Court Tells Omega Copyright Is Not A Sword; Rejects Attempt To Control Grey Market As Copyright Misuse
from the well,-look-at-that dept
You may recall our earlier stories concerning the legal fight between Costco and watchmaker Omega. In an attempt to stop grey market (legal, official products, but resold into a market not intended by the manufacturer) sales of one of its watches, Omega put a tiny 0.5cm engraving on the back of its watches, and claimed copyright on it. This had absolutely nothing to do with the incentive to create that tiny engraving, or because that engraving had value or was special in any way. It served one purpose only: to try to abuse copyright law to control the market.
Omega then claimed that Costco selling (legitimate) secondhand Omega watches that were bought from other sources was copyright infringement. We thought this was a crazy claim and pointed out two problems with it under the law. The first was that it seemed like copyright misuse, and second that it appeared to violate the first sale doctrine, allowing you the right to sell copyright-covered products you legally bought. The district court tossed out the case on the first sale question, but unfortunately, the appeals court overturned, with really convoluted reasoning. Since, US copyright law says first sale rights apply to all products “lawfully made under this title,” Omega argued, and the court agreed, that objects made outside the US were not “made under this title,” and thus had no first sale rights. It’s pretty ridiculous that the court would let that go forward, but to make matters worse, the Supreme Court totally punted and just let the appeals court ruling stand.
But… the case wasn’t over just yet. The appeals court and the Supremes were just focused on the narrow question of if the First Sale doctrine applied. So the case went back to the district court… and once again, the court has dumped the lawsuit… and went with the other big problem we saw with Omega’s sneaky little plan: copyright misuse. This was a bit of a surprise. You don’t see “copyright misuse” cases that often, and it’s even rarer when that argument succeeds. But the judge was pretty clear.
Omega concedes that it decided to affix a new copyrighted design to the reverse side of its watches to take advantage of copyright law’s importation limitations. In other words, Omega used the defensive shield of copyright law as an offensive sword.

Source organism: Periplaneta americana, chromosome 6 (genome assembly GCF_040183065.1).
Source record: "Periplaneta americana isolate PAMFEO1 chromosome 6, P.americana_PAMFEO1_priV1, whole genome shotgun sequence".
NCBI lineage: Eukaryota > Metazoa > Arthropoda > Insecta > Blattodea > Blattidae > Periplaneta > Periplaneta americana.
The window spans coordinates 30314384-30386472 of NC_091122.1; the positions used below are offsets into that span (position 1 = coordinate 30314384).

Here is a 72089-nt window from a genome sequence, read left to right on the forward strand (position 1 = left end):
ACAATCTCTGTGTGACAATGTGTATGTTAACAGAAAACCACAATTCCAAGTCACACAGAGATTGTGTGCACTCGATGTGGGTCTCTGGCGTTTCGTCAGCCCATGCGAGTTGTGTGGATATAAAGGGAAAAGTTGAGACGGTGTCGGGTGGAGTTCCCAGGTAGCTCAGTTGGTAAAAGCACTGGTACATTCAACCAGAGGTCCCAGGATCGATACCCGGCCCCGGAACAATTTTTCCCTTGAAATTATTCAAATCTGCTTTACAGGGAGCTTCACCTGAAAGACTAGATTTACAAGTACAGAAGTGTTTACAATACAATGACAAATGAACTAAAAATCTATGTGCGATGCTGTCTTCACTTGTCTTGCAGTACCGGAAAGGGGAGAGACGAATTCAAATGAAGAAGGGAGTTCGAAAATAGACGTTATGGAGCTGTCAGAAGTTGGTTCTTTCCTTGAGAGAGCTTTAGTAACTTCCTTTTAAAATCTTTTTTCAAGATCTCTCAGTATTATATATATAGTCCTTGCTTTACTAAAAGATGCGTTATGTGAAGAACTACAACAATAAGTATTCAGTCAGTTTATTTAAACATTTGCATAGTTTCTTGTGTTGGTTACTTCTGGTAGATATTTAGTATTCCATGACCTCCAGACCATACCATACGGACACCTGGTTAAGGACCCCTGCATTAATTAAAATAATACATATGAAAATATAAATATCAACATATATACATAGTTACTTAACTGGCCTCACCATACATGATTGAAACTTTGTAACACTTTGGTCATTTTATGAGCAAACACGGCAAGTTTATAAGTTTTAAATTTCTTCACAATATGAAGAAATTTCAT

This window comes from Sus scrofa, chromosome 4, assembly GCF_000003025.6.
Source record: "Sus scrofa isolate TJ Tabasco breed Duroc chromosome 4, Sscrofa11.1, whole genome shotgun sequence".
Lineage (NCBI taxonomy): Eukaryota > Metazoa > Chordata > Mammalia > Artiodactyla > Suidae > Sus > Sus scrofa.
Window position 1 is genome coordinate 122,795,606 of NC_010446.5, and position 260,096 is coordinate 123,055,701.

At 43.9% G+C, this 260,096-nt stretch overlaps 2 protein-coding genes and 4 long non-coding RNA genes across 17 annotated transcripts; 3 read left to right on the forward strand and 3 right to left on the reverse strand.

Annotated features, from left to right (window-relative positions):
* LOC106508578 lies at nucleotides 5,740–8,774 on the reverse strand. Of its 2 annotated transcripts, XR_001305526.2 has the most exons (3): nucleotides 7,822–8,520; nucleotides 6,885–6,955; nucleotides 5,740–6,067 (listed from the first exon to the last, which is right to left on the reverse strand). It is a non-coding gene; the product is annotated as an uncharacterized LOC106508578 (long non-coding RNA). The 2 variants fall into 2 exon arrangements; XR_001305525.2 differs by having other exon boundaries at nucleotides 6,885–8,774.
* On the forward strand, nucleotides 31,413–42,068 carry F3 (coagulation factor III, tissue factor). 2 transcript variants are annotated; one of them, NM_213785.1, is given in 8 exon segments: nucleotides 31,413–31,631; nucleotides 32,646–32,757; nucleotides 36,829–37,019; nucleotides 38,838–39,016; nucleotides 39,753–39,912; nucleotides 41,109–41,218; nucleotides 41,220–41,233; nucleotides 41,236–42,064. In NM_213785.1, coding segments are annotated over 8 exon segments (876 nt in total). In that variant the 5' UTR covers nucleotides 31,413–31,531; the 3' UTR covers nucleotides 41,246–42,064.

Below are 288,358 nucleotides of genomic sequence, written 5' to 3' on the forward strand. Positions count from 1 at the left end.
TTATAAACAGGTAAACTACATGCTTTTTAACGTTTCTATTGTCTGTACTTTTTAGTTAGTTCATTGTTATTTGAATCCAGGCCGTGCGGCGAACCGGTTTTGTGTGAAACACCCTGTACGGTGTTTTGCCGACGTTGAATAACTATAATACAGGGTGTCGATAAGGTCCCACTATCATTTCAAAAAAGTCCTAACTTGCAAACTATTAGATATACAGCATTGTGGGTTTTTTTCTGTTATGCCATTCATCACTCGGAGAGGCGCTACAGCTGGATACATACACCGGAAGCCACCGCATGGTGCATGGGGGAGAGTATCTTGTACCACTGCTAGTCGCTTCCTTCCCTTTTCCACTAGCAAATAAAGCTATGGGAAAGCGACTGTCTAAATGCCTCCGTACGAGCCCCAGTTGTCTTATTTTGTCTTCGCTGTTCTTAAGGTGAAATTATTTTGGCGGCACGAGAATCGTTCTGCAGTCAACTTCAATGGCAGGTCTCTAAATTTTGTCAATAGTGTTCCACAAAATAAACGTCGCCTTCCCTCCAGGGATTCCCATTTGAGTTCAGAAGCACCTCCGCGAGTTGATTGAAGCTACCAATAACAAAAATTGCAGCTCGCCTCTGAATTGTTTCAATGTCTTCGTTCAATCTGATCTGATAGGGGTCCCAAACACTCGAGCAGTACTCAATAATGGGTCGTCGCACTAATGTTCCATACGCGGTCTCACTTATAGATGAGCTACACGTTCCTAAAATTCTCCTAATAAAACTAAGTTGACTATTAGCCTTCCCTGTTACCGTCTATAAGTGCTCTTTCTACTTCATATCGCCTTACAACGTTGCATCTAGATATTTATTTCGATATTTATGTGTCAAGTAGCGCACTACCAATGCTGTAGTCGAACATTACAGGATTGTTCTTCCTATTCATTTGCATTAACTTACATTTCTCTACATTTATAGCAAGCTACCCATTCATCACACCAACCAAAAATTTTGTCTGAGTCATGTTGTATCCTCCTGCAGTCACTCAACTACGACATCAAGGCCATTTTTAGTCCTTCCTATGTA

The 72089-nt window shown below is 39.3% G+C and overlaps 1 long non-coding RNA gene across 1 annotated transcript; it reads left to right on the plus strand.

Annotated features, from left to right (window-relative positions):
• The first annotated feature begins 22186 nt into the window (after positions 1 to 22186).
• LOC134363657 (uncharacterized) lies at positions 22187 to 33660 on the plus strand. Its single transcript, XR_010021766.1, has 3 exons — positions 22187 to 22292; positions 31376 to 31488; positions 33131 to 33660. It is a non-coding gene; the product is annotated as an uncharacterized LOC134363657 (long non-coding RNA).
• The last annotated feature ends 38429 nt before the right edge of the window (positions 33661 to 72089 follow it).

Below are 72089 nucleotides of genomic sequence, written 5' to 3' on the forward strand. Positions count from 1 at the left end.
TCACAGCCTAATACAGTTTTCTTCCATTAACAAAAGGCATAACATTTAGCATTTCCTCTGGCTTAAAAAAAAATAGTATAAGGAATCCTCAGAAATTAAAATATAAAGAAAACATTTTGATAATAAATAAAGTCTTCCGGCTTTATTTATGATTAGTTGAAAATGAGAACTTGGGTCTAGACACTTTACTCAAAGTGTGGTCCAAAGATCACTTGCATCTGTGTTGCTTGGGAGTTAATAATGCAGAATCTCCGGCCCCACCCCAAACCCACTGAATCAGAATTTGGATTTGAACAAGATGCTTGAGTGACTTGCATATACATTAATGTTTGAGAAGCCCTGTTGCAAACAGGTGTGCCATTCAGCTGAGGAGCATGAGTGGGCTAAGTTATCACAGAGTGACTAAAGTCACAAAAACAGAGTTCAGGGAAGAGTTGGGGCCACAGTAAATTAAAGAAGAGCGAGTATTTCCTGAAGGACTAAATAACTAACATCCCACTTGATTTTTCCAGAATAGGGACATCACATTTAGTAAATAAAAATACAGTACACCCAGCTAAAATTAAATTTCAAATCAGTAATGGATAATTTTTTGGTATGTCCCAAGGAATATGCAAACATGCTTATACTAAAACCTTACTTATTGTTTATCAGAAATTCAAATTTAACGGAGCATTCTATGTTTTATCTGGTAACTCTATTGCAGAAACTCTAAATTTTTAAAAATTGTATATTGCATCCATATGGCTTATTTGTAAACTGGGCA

The Ninth Circuit adopted the Fourth Circuit’s definition of copyright misuse…. The Fourth Circuit held that copyright misuse occurs when “copyright is being used in a manner violative of the public policy embodied in the grant of copyright.”…. The Ninth Circuit later clarified that “the misuse defense prevents copyright holders from leveraging their limited monopoly to allow them to control areas outside of their monopoly.”…
Here, Omega concedes that a purpose of copyrighted Omega Globe Design was to control the importation and sale of its watches containing the design, as the watches could not be copyrighted. Accordingly, Omega misused its copyright of the Omega Globe Design by leveraging its limited monopoly in being able to control the importation of that design to control the importation of its Seamaster watches.
It’s nice to see copyright misuse actually being used in court… and even nicer to see it succeed (so far). It would be nicer, still, if more courts actually started to use that Fourth Circuit definition of copyright misuse: “violative of the public policy embodied in the grant of copyright.” Considering how many copyright cases these days would qualify as copyright misuse under those terms, it’s a shame that the courts haven’t declared copyright misuse more frequently.